The Delhi High Court on Tuesday expressed displeasure over "huge wastage" of vaccines and asked the Centre to vaccinate whomsoever it can to ensure there is no wastage.
A bench of Justices Vipin Sanghi and Rekha Palli said according to news reports there is a daily wastage of six per cent of vaccines and till now 44 lakh vaccines out of 10 crore have been wasted, maximum in Tamil Nadu.
"This is a huge wastage. Give it to those who want it.
Whomsoever you can vaccinate, please vaccinate. Whether 16 year old or 60 year old, all need vaccination. The pandemic does not discriminate," the court told the Centre.
The court said young people are being affected more this time round, and lot of young lives have been lost.
It said if at the end of a day, a few shots are available in a vial, then it be given to someone whether they fall in the approved categories for vaccination or not.
The observations by the bench came during the hearing of a disposed of petition related to COVID-19 tests which was revived on April 19 (Monday).
The high court Monday noted that the virus has raised its "ugly head" once again and the pandemic is raging with much greater intensity and "it is evident that the healthcare infrastructure is at the stage of imminent collapse".
The Delhi High Court also expressed hope that the Central government was allocating or diverting resources and medicines, like Remdesivir, based on the needs and situation of each state, otherwise "people will have blood on their hands".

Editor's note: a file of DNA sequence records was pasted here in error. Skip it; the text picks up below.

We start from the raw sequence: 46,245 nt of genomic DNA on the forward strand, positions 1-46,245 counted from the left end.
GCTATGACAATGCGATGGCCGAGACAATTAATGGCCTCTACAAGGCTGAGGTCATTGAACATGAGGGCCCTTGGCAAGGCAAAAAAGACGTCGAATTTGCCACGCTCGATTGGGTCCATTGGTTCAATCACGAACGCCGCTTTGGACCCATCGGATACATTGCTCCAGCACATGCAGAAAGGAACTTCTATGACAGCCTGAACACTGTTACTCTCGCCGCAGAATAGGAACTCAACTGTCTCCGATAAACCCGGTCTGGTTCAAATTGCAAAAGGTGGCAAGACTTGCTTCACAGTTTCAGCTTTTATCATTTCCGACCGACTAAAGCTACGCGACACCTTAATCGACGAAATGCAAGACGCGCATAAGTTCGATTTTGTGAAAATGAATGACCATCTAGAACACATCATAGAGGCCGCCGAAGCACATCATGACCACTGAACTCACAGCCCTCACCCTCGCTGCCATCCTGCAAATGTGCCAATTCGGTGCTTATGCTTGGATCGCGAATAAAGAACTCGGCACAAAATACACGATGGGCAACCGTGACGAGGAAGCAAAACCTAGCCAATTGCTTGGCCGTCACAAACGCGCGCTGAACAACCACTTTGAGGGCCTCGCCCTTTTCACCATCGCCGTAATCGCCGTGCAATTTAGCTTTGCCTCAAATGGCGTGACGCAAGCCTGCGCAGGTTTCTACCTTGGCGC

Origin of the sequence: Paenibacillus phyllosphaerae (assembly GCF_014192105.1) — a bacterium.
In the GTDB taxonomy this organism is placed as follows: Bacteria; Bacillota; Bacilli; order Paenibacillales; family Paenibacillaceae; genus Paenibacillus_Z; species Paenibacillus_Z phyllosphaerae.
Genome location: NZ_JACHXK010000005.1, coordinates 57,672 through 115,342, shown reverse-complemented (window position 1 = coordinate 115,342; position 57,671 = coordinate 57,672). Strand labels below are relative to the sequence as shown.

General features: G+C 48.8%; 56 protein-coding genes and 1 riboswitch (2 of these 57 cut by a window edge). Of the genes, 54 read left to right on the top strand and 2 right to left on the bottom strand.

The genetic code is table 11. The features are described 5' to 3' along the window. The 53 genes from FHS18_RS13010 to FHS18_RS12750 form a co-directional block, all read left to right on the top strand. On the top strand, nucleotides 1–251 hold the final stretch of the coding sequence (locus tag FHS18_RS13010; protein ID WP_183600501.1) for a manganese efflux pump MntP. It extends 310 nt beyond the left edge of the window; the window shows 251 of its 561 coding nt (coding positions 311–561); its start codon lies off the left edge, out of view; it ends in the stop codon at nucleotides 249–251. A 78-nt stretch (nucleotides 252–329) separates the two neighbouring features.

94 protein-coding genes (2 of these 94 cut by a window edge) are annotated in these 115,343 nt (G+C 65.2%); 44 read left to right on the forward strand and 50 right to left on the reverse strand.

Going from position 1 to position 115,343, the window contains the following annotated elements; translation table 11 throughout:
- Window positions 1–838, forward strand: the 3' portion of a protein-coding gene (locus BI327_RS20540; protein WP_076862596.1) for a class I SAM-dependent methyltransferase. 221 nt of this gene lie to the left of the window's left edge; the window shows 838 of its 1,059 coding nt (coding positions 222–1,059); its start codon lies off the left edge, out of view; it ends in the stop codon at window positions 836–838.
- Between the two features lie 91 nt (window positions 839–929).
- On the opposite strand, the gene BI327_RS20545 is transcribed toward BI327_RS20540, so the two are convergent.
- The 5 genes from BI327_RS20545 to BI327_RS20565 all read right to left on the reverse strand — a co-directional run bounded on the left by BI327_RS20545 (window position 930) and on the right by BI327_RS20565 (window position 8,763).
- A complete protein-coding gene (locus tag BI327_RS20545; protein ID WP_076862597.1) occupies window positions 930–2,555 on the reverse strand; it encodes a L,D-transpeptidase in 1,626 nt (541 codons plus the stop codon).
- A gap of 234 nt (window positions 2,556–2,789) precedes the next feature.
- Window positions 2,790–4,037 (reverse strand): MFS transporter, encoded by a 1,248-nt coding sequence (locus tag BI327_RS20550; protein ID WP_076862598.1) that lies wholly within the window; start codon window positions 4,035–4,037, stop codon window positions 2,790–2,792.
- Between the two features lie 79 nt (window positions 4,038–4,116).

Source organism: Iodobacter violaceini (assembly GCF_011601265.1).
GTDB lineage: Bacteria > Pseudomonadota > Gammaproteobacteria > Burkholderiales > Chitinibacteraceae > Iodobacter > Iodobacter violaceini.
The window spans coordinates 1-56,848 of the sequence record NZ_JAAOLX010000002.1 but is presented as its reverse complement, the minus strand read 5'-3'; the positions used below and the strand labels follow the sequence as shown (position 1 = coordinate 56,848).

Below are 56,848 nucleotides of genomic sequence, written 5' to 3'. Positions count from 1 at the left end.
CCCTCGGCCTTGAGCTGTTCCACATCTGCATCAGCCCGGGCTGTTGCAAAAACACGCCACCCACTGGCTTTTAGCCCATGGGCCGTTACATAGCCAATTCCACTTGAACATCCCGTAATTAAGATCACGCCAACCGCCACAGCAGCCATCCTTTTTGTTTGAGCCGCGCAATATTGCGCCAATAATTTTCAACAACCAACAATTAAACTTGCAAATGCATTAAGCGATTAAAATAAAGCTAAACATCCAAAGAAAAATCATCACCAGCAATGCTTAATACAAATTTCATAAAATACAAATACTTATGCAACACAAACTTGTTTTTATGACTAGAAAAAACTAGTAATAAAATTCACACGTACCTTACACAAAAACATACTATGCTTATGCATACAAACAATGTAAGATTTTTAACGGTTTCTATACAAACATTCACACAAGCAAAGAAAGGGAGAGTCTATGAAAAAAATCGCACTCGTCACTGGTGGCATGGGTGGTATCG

"We will be doomed," the bench said with regard to any non-application of mind in allocation and diversion of resources and medicines.
Additional Solicitor General (ASG) Chetan Sharma and central government standing counsel Moniika Arora told the court that medical opinion was divided on use of Remdesivir.
Senior advocate Rahul Mehra, appearing for the Delhi government, told the court that doctors were prescribing Remdesivir and people are unable to get it from the market despite having prescriptions.
"Long and short of it is that it (Remdesivir) is in short supply," the bench said and added that giving clearance for setting up units to manufacture would not yield quick results as establishing the facilities for manufacture takes time. The observations by the bench came during the hearing of a disposed of petition related to COVID-19 tests and the high court revived it on April 19 by noting that the virus has raised its "ugly head" once again and the pandemic is raging with much greater intensity and "it is evident that the healthcare infrastructure is at the stage of imminent collapse".